So, when I saw that it was available in a long-sleeved, hooded version, making the switch felt like a no brainer. I’ve long been a fan of various versions of Patagonia’s “Capilene” polyester fabric, whether used in the context of base layers or performance shirts. Clothing made from Capilene is generally lightweight, moisture wicking, and does a really good job of moderating temperature, regardless of whether or not it’s wet. I’m notorious for under packing on backpacking trips, oftentimes electing to wear a single shirt for the duration (much to the chagrin of my friends), and the properties of Patagonia’s Capilene layers allow me to get away with being pretty spartan without emerging from the backcountry in complete tatters.
In my experience, Patagonia’s Capilene Cool Daily Hoody breathes just as well as their standard shirt, despite offering more extensive coverage. It’s cut in a similarly slack style, just short of baggy, which supports ventilation and upper body mobility well. However, its length is pretty abbreviated compared to other sun shirts I’ve tested, so if you happen to have a long torso, sizing up could be a good idea.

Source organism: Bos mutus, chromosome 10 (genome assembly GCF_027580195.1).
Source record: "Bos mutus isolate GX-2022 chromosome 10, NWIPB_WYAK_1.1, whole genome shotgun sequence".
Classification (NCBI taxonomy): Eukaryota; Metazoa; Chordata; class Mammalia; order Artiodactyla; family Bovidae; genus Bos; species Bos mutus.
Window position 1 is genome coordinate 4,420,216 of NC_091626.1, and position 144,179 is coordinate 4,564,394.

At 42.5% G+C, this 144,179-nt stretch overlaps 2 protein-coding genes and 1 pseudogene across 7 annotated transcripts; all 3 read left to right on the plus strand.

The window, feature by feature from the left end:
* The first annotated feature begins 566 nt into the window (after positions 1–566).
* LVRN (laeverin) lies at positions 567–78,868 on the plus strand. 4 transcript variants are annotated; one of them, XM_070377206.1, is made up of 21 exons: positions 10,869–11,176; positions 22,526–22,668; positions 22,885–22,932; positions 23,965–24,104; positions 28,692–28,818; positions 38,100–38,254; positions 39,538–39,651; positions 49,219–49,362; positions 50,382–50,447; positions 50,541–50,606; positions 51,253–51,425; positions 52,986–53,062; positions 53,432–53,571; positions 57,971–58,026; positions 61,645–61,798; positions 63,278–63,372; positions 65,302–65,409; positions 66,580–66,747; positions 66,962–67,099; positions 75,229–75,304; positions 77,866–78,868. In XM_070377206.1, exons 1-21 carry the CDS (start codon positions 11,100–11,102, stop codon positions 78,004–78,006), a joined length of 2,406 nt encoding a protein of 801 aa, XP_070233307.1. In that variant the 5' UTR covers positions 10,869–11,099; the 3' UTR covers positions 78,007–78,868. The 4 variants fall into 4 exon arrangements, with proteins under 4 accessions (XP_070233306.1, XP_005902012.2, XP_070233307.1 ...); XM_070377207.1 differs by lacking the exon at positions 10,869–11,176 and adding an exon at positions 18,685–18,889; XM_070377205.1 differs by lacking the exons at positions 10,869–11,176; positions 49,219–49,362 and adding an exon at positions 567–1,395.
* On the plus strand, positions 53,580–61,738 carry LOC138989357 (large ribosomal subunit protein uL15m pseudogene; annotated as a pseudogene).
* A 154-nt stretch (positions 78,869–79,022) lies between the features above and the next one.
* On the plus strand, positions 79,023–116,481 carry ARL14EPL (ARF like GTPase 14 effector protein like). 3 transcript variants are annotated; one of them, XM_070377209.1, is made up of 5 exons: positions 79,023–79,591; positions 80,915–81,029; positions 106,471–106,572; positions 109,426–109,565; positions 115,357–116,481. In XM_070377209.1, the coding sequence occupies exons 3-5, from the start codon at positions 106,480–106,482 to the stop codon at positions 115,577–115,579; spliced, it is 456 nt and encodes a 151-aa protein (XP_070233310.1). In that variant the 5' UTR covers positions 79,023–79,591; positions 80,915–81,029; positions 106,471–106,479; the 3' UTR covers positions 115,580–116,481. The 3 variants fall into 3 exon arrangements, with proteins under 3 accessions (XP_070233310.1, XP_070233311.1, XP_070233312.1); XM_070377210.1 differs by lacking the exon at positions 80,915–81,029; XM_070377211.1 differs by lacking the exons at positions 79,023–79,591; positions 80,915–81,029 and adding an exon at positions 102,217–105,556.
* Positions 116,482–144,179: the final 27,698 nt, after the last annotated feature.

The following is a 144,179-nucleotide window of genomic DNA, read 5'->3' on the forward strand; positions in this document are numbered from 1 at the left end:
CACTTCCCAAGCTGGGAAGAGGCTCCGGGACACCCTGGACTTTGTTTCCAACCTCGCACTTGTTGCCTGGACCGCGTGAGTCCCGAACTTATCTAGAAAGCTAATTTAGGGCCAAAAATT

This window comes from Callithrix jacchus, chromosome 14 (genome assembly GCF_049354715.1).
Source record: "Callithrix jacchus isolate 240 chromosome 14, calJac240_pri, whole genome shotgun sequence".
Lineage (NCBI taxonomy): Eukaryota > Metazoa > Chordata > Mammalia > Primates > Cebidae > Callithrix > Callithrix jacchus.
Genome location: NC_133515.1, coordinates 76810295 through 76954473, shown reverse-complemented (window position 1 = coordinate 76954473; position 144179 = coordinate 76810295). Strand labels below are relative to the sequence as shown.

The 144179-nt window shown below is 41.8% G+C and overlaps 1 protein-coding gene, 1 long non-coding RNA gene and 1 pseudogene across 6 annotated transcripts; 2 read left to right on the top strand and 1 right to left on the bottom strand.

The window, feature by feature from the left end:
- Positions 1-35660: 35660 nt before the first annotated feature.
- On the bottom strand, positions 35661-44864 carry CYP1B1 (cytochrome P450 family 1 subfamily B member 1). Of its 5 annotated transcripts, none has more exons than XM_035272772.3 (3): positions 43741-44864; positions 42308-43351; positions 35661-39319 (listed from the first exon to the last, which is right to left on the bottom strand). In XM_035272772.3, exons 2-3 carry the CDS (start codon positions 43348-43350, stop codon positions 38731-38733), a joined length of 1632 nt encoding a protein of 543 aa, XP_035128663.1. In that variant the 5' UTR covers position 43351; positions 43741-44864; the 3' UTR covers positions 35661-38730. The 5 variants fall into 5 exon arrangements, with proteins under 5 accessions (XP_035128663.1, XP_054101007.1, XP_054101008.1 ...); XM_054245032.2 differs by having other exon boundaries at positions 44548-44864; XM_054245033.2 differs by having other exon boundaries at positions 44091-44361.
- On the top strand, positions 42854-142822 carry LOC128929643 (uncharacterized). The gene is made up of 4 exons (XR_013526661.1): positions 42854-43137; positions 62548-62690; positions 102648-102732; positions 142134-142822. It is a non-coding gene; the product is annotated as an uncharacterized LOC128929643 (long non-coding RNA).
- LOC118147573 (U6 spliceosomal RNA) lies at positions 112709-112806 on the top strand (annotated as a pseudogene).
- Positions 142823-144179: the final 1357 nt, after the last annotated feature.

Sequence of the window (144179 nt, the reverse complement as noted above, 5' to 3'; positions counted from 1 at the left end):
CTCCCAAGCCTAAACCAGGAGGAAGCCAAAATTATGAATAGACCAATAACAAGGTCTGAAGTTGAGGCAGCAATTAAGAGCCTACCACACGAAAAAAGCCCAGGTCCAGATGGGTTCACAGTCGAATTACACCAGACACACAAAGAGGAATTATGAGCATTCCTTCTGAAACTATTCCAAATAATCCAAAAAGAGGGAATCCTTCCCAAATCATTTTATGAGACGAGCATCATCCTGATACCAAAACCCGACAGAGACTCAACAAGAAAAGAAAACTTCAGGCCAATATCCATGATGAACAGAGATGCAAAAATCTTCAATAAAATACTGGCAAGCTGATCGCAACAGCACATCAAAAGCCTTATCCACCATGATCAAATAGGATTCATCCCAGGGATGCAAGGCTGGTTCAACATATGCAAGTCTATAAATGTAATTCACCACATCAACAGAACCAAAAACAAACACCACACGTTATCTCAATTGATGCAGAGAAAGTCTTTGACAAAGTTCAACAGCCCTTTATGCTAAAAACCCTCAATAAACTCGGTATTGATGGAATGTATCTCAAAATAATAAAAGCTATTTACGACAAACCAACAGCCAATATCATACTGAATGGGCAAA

While the Patagonia Capilene Cool Daily Hoody’s resemblance to the Capilene Cool Daily Shirt was what initially attracted me to it, I think some might find that it constrains the scope of the hoody’s design. Aside from the addition of a loose-fitting hood, the Capilene Cool Daily Hoody maintains Patagonia’s minimal styling; no thumb holes, no pockets, no elastic cuffs, and certainly no graphics. However, the hoody’s lack of physical features discounts the ones endemic to its material, such as “miDori™ bioSoft” for better wicking and “HeiQ® Pure” for odor control, both of which work in tandem with the stretchy polyester to deliver a cool and comfortable sun hoody for just about any setting.